Only a fraction of the estimated Â£640 million the UK government spends every year toward measures against cybercrime is channeled toward law enforcement, according to a cybercrime study commissioned by the UKâ€™s Ministry of Defence and carried out by a team of Cambridge University scholars, in cooperation with German, Dutch and American scientists.
A shift of focus from surveillance and preventative actions to actually putting cybercrooks behind bars may result in a better allotment of funds, lead study author Prof. Ross Anderson, said in a comment on the report findings for the BBC.
Anderson notes that the current state of facts may be due to authoritiesâ€™ misperception as to the proportions of the cybercrime phenomenon and to the number of people involved in this industry. He calls for a hands-on approach, similar to the US governmentâ€™s current anti-cybercrime policy.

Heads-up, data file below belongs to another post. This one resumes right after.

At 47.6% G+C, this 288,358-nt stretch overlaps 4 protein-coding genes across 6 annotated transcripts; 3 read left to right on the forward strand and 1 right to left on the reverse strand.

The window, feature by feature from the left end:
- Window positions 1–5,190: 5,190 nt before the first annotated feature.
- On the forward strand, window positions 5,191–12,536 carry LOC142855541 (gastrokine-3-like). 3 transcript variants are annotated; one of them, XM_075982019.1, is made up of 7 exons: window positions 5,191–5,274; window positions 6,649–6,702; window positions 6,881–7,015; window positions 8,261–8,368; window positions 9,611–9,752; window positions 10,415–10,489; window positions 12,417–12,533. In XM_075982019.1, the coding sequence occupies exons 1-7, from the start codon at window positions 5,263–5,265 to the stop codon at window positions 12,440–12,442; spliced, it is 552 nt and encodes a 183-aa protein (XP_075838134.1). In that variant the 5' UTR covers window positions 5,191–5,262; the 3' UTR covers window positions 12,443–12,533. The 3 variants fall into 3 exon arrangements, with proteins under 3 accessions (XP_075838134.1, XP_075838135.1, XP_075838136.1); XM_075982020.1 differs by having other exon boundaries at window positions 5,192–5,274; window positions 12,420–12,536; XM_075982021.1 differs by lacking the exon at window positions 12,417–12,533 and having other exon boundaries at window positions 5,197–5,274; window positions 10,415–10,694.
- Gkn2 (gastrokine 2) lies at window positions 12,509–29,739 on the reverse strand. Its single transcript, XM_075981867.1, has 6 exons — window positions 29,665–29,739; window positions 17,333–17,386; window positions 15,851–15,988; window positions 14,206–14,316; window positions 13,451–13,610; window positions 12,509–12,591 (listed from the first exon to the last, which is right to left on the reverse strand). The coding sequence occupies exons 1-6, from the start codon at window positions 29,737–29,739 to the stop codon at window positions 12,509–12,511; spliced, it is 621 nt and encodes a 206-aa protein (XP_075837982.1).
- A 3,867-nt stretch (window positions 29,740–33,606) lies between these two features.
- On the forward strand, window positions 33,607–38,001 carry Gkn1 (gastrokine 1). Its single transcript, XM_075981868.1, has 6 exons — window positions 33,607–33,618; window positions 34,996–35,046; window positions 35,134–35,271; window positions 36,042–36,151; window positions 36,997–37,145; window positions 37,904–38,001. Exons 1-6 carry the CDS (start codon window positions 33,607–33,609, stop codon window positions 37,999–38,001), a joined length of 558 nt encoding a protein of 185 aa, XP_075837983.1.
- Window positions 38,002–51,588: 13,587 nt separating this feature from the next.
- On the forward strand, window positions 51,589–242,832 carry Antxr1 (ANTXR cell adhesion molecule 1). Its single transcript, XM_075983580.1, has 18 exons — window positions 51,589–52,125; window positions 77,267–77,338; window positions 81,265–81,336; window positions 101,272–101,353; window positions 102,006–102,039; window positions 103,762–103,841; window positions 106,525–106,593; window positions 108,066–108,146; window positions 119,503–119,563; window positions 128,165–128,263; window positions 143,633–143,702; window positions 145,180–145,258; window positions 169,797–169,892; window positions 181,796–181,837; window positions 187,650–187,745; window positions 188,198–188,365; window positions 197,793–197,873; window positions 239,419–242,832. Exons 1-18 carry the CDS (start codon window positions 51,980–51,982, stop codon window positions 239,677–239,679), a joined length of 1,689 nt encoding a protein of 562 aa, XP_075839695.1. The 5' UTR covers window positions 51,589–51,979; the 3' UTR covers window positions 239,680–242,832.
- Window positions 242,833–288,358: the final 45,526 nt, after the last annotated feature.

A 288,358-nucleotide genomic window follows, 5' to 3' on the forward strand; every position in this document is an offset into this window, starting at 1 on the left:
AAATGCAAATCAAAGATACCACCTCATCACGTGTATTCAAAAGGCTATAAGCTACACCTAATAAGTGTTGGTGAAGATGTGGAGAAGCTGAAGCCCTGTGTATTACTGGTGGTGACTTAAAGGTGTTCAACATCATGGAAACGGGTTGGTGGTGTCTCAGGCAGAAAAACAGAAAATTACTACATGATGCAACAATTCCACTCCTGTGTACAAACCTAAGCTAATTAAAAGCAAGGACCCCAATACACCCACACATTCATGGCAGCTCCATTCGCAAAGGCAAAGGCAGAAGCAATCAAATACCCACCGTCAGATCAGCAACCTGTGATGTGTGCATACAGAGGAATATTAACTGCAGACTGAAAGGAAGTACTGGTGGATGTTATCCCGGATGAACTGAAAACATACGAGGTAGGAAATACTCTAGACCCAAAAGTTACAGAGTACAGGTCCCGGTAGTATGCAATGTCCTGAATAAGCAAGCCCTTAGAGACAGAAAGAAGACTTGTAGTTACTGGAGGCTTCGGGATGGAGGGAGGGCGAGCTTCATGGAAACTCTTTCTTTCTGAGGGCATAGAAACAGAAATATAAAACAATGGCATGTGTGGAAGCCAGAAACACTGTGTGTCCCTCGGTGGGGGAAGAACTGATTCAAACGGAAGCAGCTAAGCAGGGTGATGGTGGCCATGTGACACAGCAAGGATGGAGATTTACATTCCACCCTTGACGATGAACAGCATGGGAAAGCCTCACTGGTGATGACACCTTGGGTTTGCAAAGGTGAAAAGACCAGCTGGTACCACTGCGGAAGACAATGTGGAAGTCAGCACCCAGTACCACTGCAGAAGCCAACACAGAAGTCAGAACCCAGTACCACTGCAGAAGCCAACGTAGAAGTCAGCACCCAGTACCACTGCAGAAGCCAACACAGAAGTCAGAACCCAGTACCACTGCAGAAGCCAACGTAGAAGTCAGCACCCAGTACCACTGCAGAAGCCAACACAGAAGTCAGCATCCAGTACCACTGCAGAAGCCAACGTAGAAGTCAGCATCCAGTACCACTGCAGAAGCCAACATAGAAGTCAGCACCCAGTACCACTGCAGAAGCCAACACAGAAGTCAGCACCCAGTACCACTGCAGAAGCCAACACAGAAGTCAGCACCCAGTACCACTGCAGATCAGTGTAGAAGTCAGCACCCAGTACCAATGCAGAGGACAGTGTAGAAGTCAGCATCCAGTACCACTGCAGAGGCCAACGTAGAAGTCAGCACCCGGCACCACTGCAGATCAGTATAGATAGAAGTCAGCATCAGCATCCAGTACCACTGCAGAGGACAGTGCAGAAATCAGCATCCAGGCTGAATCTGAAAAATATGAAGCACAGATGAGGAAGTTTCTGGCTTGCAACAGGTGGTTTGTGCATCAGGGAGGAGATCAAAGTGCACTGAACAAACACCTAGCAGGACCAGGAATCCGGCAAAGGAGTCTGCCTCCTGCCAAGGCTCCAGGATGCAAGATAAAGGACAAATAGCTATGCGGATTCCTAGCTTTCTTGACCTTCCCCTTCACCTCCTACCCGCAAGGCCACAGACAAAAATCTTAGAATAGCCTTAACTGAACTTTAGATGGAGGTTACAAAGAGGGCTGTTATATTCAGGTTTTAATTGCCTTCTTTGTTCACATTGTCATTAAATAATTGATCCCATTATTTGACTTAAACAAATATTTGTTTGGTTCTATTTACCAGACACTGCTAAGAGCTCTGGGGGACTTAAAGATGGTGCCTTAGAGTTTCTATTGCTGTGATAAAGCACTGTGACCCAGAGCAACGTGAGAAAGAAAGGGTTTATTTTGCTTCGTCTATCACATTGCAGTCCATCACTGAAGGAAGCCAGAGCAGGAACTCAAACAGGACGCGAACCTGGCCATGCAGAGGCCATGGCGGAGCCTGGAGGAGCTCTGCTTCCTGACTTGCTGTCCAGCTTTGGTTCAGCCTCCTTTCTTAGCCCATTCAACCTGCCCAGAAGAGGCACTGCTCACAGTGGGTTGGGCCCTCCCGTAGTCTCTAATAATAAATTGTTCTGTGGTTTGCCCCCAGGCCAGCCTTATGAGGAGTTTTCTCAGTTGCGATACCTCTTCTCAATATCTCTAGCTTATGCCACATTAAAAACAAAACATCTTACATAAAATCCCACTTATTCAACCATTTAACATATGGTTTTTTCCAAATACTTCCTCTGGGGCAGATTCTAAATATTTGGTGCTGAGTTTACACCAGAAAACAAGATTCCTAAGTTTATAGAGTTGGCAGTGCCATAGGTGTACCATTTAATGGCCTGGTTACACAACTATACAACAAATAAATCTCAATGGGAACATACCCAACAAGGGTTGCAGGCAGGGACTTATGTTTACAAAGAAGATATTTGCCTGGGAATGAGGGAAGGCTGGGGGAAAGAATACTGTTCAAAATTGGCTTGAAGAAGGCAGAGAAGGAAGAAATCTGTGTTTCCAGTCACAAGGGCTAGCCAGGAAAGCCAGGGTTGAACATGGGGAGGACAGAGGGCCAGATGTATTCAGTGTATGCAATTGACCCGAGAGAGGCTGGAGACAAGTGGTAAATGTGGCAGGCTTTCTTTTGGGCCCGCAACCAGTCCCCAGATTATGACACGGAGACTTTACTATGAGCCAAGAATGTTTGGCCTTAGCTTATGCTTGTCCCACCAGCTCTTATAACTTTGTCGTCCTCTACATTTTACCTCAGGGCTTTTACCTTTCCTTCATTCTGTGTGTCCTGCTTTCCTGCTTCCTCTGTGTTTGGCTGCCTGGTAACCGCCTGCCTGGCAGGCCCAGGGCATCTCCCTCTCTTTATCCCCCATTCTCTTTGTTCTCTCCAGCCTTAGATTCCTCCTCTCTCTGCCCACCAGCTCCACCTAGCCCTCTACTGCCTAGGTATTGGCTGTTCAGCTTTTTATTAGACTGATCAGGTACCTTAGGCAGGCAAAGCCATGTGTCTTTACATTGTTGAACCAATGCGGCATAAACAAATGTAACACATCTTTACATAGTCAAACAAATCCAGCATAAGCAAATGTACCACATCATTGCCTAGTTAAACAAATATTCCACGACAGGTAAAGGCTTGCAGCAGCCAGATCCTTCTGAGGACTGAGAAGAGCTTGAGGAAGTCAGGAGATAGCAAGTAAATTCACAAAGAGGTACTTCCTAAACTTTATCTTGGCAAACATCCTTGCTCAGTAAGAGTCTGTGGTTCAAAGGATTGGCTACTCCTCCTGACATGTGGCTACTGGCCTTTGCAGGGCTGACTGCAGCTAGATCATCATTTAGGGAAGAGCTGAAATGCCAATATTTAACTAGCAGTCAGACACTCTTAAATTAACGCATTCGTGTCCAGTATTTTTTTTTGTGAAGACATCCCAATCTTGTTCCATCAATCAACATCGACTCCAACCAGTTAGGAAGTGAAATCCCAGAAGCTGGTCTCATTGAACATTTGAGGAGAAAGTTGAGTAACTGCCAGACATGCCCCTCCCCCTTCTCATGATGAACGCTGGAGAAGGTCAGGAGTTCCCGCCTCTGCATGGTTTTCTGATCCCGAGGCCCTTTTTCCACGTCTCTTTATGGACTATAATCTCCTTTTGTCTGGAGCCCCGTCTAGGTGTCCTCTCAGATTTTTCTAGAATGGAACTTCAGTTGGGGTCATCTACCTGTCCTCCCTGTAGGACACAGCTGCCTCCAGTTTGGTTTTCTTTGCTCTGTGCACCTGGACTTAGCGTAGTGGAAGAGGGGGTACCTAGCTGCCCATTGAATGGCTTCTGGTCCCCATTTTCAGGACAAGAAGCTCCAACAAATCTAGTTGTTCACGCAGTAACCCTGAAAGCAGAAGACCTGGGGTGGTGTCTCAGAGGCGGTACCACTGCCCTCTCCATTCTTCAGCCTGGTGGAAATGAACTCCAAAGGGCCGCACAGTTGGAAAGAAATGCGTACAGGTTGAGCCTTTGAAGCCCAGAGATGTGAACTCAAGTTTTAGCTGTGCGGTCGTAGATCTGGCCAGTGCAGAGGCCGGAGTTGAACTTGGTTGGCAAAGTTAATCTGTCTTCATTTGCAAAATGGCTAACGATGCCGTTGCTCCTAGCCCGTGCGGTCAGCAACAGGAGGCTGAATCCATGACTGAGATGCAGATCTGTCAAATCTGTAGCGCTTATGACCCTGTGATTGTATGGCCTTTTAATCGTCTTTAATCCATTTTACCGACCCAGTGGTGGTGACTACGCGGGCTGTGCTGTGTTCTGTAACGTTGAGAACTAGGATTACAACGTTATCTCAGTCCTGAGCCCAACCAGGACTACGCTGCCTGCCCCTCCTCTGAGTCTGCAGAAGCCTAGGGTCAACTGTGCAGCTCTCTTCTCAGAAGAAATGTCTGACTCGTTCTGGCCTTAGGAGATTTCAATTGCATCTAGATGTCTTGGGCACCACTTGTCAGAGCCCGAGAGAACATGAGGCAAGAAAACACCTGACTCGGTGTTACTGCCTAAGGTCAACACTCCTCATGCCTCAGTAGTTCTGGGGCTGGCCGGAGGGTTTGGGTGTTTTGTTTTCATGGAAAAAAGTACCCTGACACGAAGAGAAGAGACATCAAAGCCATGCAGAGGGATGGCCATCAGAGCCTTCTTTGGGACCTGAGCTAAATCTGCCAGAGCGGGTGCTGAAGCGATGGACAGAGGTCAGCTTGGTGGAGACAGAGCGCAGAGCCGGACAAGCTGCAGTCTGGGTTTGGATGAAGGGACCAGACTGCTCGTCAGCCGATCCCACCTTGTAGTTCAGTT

â€œIn fact, a small number of gangs lie behind many incidents and locking them up would be far more effective than telling the public to fit and anti-phishing toolbar or purchase anti-virus software. Cybercrooks impose disproportionate costs on societyâ€, added Anderson.
According to the Cabinet Officeâ€™s reaction to the report, the current government approach is believed to â€œstrike the right balance between defending our interests and pursuing cybercriminalsâ€. However, plans to invest an extra Â£650 million in training cyber-specialists across the country in the next four years point to a preference for monitoring, surveillance and other proactive protection actions.